debbie millman

Monday, November 13, 2006

Would You Like Me To Seduce You?

We, are, more than ever before in our culture, being constantly seduced by design. Our world is so saturated with design now that we can hardly separate ourselves from it. Though much of design is explicit and sometimes obvious, we hardly notice that in so doing, it is continually reorganizing us. I am wondering if it is possible now that design is now taking over the social role that music or fashion have served over the last half a century. It seems to me that design is becoming the most important, and least understood influencers of our culture and our consciousness today.

The idea of what is intrinsically beautiful or cool or phat or blazin’ has become more elusive, revolutionary, even controversial. No longer is beauty limited to a pretty face or a pretty package: beauty has come to personify and reflect the social and cultural issues of our day. Now we end up defining a generation by the products it buys. Think of the iPod. Think of the Mini-Cooper. Think of a Blackberry. These products are no longer being differentiated by flavor or form or price. They are being differentiated by the difference they make in our lives and the attitudinal difference it creates in the passionate zealots that participate in these new consumer cults. Design has become the leading factor in that difference.

And whether we like it or not, these objects are also now defining us. As we "give style" to our character, we do nothing more than claim and renounce freedoms and choices. Style now ends up signifying our beliefs and our affiliations.

And with affiliation comes choice. And with choice comes…brands. Brands create intimate worlds inhabitants can understand, and where they can be somebody and feel as if they belong. Brands create tribes. In 2006, people can join any number of tribes in any number of ways and feel part of something bigger than who we are individually. When I was a little girl and my dad drove around in his beautiful Porshe 911, I remember that when he passed another one on the road, he always acknowledged the other driver—and the driver acknowledged him back. It was the private Porshe 911 club. But it wasn’t just the Porshe club, it was the Porshe 911 club. I think Marty Neumeier stated it best when he confides his thoughts about sneakers in his book, “The Brand Gap.” He says “As a weekend athlete, my two nagging doubts are that I might be congenitally lazy, and that I might have little actual ability. I am not really worried about my shoes. But when the Nike folks say, “Just do it,” they’re peering into my soul. I begin to feel that, if they understand me that well, their shoes are probably pretty good. I am then willing to join the tribe of Nike.” But to see the world in brand tribes is to take possession of much more than just a theory of the world. It is to possess a theory of all the activity in it, perhaps an entire science, an ethology that could tell us everything we want to know about human behavior. And what would we find out if we were to analyze that style in regards to our culture and to human behavior today?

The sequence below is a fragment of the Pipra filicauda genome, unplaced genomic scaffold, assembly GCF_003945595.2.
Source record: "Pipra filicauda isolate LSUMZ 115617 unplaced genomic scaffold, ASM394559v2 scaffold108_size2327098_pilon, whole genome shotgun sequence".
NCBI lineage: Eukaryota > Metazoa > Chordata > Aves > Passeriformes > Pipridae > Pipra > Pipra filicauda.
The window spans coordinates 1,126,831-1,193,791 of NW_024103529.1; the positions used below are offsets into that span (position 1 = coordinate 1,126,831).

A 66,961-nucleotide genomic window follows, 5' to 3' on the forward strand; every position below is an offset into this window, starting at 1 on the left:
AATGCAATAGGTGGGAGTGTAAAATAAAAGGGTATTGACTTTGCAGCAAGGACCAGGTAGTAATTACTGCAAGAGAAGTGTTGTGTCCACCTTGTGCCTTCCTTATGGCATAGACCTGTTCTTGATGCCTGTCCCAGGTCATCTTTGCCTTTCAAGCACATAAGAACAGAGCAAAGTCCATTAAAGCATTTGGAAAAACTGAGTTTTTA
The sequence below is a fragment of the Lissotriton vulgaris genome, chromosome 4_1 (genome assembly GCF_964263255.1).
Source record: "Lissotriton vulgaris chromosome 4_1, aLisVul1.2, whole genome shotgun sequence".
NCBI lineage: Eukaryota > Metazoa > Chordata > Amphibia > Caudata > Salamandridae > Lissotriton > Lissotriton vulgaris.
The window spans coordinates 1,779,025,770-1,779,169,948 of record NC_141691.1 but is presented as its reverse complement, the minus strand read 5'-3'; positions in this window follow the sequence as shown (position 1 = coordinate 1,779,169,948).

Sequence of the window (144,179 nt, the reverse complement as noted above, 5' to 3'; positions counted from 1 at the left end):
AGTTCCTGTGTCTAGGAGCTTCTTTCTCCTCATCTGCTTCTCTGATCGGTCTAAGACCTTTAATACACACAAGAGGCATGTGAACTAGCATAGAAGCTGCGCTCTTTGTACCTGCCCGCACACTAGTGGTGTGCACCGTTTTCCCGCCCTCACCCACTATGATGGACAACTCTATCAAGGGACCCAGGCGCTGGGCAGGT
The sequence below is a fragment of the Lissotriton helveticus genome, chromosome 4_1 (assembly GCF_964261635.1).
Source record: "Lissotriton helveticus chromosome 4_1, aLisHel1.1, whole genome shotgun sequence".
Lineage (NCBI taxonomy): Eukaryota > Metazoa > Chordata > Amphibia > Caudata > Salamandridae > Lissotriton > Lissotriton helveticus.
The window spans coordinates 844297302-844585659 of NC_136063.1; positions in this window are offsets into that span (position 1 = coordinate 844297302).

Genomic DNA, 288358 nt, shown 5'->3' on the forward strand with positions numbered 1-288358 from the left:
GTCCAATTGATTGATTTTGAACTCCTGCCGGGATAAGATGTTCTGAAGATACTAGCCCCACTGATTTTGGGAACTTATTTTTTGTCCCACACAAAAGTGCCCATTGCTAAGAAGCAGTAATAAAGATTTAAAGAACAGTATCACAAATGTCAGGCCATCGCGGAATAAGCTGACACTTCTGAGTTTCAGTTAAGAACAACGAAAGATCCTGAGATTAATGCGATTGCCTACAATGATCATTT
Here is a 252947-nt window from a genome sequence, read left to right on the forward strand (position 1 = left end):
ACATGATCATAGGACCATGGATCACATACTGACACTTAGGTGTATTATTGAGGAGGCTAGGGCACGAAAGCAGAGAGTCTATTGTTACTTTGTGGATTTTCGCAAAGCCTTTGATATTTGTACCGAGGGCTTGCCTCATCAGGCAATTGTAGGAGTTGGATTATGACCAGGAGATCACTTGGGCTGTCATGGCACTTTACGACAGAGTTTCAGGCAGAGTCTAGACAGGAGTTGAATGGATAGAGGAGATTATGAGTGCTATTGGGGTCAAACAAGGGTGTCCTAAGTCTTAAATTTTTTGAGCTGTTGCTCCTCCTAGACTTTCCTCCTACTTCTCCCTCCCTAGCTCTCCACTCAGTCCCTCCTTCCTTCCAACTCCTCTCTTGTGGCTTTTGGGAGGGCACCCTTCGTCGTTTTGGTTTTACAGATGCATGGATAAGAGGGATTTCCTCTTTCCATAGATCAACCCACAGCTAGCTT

Ultimately, I think that the goal of a brand should be to change the culture in which we participate. A lofty goal, yes. This should inevitably evoke a unique composition of perceptions. The extension of any one of these perceptions alters the way we think and act—and the way we perceive the world. When these perceptions change, people change. I contend that brand and its inherent dependence on design—has more impact on our culture than any other medium.


Blogger neal s said...

Excellent piece -- very well said. And I'd have read it anyway, but that title...oh my.

11/14/2006 10:57:00 AM  
Blogger Tania Rochelle said...

So true.

11/14/2006 08:01:00 PM  
Anonymous Noah Brier said...

Excellent post Debbie.

Yesterday I was thinking about something that I think relates closely to what you're saying here: Consumer is the wrong word. It assumes a passivity that is no longer there. People are creating their identity through the products they buy and the brands they associate with. I don't really know where else this goes, just wanted to share the thought. Maybe you can help me complete it. :)

11/17/2006 09:38:00 AM  

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Location: new york city, United States

Debbie Millman has worked in the design business for over 25 years. She is President of the design division at Sterling Brands. She has been there for nearly 15 years and in that time she has worked on the redesign of global brands for Pepsi, Procter & Gamble, Campbell’s, Colgate, Nestle and Hasbro. Prior to Sterling, she was a Senior Vice President at Interbrand and a Marketing Director at Frankfurt Balkind. Debbie is President of the AIGA, the largest professional association for design. She is a contributing editor at Print Magazine, a design writer at and Brand New and Chair of the Masters in Branding Program at the School of Visual Arts in New York City. In 2005, she began hosting the first weekly radio talk show about design on the Internet. The show is titled “Design Matters with Debbie Millman” and it is now featured on In addition to “Look Both Ways: Illustrated Essays on the Intersection of Life and Design,” (HOW Books, 2009, she is the author of "How To Think Like A Great Graphic Designer" (Allworth Press, 2007) and “The Essential Principles of Graphic Design” (Rotovision, 2008).

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